between the position of the Raman bands and the chemical unit giving rise to it
are well understood, and the assignments for each of the bands are given in
table 2. The band labelled 1, which ranged from 1730 to 1760 cm-1 in
the samples investigated arises from the carbonyl mode at the ester linkage. This
proved to be a very useful band for normalising the Raman signal as this
chemical unit is present in every fatty acid chain, thus standardises against molar
(per molecule) quantities. Band 2, found between 1610 and 1670 cm-1,
is a particular importance for nutritional information as it arises from the unsaturated
bonds in a fatty acid. Band3 and 4 arise from the methylene units that make up the
length of the fatty acid chain, although they do differ significantly in their
behaviour (band 3 contains contributions from all C-H bonds in the acid, band 4
only from CH2 groups not adjacent to either end of the molecule).
The relationship between
chemical structure and the Raman spectrum can readily be seen in Figure 3, which
compares the chemical structure of four saturated fatty acids with their
respective Raman spectra. A number of bands can be observed to increase with
the chain length and the inset plots the intensity of one of these (normalised
to the carbonyl mode) against chain length. There is a clear correlation
between the chain length and the intensity of this scissor mode at 1440 cm-1.
However, given that these were pure reference compounds the correlation was disappointing,
with R2 = 0.95. above 14 carbons in length the scatter increases,
and appears to have a see-saw effect about the central trend lines. Splitting
the trend into odd and even length fatty acids improves the trends to R2
= 0.99. The mystery behind this see-saw was unveiled by density functional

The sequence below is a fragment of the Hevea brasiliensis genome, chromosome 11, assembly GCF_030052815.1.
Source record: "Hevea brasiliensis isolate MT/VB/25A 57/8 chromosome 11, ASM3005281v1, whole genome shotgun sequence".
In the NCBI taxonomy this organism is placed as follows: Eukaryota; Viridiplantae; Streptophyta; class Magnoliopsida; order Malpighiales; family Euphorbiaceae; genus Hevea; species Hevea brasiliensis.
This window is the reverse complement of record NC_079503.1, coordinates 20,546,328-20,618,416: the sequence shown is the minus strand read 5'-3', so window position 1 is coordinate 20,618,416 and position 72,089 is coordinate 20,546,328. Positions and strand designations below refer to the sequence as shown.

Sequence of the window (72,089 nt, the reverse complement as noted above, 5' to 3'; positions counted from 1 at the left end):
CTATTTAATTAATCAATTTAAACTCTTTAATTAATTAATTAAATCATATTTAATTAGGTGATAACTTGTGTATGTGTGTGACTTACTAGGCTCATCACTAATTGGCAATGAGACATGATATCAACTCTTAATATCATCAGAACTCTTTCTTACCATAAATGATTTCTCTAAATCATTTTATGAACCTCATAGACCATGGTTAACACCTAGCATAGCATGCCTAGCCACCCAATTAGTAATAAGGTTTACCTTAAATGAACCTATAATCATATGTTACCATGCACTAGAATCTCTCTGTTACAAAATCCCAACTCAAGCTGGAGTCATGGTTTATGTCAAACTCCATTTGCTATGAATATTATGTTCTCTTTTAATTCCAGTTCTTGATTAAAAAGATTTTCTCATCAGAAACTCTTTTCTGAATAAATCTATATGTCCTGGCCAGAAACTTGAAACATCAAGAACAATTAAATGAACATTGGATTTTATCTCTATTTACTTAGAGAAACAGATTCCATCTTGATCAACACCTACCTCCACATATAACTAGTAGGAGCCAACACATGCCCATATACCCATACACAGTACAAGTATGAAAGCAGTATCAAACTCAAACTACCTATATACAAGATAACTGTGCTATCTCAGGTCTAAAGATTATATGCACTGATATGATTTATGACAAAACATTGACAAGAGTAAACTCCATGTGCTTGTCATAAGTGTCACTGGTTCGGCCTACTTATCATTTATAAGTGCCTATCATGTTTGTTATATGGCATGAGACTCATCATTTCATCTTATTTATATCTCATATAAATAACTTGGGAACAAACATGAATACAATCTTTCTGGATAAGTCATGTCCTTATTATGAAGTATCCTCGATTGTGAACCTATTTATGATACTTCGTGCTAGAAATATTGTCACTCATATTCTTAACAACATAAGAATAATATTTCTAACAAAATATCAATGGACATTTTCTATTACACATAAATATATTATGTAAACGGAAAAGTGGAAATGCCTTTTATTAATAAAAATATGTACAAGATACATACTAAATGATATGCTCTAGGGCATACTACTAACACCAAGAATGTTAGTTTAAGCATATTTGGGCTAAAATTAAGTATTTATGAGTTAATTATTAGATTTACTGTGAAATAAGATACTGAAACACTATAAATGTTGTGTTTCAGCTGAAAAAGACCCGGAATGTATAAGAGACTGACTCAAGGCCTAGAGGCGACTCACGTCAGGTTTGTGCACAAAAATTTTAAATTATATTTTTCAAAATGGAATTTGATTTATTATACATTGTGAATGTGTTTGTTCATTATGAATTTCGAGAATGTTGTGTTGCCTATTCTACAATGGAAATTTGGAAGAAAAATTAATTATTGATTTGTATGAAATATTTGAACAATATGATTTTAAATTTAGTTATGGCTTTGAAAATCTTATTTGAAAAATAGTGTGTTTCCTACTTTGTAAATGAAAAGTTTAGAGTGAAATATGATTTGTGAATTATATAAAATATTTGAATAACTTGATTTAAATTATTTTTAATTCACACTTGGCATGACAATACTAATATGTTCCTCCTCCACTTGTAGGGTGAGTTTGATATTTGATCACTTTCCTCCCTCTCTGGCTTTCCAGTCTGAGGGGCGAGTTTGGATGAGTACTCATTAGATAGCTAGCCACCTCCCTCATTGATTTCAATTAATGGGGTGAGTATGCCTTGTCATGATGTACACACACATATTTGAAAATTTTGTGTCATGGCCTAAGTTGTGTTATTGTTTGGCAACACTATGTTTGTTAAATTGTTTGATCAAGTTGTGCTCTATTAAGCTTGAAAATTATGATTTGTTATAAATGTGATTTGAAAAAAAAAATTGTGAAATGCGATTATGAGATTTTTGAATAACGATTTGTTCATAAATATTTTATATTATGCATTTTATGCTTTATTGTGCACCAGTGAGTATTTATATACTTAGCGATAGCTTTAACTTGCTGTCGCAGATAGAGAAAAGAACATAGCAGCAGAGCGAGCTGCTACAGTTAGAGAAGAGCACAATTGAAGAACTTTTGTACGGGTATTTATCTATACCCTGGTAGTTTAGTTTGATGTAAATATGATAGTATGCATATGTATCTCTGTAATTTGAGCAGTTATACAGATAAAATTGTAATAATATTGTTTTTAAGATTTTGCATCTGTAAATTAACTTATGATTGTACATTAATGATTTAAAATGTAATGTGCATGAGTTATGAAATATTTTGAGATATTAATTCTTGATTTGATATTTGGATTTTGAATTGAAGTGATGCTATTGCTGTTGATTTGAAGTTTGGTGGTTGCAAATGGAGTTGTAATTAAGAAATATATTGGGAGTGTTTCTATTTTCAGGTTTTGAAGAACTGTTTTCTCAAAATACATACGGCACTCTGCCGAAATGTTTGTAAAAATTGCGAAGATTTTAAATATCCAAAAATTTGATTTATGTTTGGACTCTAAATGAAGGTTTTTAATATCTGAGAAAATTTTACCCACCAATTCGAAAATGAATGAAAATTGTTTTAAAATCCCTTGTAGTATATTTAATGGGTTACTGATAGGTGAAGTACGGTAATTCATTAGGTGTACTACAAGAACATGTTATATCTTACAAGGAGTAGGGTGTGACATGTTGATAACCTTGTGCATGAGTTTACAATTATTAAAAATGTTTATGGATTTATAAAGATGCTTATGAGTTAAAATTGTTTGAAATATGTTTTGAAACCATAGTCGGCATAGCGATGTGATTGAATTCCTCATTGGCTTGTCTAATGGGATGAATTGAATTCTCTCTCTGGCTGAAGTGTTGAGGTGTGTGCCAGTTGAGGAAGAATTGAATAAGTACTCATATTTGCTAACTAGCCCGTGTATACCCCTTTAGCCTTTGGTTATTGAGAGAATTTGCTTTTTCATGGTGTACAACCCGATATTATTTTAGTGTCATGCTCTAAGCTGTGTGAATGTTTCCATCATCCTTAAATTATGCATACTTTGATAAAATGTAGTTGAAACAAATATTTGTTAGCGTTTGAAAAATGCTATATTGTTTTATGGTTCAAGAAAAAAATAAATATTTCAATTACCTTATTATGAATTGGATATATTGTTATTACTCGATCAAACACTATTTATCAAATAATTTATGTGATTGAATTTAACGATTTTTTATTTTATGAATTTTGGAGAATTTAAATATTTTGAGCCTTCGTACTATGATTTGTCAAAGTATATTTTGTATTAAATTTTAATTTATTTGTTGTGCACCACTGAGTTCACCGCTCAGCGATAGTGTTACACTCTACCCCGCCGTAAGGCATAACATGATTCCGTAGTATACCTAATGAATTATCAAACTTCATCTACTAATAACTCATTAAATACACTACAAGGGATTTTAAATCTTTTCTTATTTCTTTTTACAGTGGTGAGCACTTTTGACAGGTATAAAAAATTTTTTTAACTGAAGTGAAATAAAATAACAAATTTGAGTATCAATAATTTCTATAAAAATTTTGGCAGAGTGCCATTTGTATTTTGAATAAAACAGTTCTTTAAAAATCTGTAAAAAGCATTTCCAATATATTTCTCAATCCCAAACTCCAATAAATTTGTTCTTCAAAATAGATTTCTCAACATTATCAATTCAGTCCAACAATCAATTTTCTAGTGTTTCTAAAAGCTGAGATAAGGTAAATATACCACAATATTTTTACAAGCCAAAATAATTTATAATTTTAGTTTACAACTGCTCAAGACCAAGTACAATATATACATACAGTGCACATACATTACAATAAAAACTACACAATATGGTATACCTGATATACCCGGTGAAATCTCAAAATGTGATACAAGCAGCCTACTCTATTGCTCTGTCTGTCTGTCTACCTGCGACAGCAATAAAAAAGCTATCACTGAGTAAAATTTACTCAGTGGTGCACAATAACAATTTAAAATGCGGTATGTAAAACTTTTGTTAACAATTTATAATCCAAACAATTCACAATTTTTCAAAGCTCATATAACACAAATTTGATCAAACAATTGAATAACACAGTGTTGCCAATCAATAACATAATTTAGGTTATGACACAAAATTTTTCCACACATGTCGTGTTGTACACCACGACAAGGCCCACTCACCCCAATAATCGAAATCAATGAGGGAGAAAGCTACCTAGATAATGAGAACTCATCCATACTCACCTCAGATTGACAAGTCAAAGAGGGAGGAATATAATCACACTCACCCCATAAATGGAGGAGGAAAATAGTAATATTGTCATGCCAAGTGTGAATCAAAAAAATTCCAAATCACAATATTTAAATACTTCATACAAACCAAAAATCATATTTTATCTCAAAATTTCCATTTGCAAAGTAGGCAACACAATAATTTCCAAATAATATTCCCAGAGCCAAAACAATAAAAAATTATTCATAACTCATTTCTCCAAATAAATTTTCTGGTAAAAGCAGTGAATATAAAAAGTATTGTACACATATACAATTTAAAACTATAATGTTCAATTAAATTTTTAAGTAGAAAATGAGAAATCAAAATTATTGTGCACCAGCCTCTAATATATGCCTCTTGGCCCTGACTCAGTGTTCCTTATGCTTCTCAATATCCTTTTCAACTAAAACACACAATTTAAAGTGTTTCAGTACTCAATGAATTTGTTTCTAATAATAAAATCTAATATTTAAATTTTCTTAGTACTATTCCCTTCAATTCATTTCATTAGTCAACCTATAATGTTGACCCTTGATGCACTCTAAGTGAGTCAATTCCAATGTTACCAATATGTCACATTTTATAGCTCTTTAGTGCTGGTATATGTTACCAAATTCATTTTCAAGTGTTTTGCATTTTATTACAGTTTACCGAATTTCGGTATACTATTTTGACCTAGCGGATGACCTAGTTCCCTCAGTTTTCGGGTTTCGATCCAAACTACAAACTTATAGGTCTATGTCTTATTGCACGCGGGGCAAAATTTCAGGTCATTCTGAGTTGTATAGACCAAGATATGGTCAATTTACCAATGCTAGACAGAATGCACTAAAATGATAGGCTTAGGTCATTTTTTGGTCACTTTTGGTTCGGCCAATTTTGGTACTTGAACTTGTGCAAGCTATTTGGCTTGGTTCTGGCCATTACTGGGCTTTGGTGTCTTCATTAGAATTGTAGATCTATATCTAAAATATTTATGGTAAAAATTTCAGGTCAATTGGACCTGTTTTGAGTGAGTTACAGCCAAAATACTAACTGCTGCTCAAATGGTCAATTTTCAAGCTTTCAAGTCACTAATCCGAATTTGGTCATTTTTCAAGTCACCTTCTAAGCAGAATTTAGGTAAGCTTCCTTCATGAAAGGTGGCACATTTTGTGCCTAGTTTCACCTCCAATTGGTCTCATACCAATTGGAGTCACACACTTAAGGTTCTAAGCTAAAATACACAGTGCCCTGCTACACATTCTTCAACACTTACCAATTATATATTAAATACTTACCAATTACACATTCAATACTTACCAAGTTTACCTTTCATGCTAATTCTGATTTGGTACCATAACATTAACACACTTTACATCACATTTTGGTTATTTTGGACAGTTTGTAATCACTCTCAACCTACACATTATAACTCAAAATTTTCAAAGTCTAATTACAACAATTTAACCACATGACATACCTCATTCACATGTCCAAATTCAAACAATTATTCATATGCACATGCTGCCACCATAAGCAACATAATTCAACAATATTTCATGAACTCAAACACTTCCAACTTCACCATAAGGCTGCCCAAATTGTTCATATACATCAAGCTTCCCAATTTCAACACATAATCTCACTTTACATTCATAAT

theory simulation of the Raman spectrum based on the chemical structure. The
modes affected by the see-saw in fact involved all the methylene groups moving
in synch with each other, i.e. adding each methylene unit affected the vibration
along the entire chain, rather than each methylene unit acting in isolation.
Odd and even chains have different centres of symmetry as odd chains are symmetric
about the central methylene unit, whereas even chains are symmetric about the
central C-C bond. Symmetry of the molecule determines vibrational modes, which
explains why the odd and even molecules do not fit the same trend. From this result we
can see that Raman should work well for analysing edible fats (the vast
majority are even chains) but care must be taken in more unusual fats. It would
be expected the difference between odd and even chains would actually be of
benefit in multivariate analysis as it creates additional variance.
In comparison the trends
observed in the 18 carbon homologous series were much more straightforward.
Figure 4 shows the Raman spectra (normalised about the carbonyl mode) and
chemical structure of the 18 carbon fatty acids studied. It is readily apparent
that several bands increase with unsaturation, while several decrease. The
reason why the CH2 modes decrease is that each unsaturated bond
eliminates two CH2 groups, replacing them with two CH groups. The
inset shows that the trends between the Raman bands for unsaturation and the degree
of unsaturation are very smooth, in contrast to the chain length trend. This is
because the unsaturated bonds are isolated from each other and their vibrations
are uncoupled. However, it is important to use th correct band for normalising;
the carbonyl mode for per molecule (molar) determination and a CH2
mode for mass (molal/degree of) unsaturation. As aluded to above the CH2
modes are not equal and the scissor mode is preferable as it also contains
contributions from CH2 modes adjacent to the ends as well as CH, CH3.
My Raman spectroscopic investigation of edible fats
We have seen above the close
relationship between the chemical composition of a lipid sample and its Raman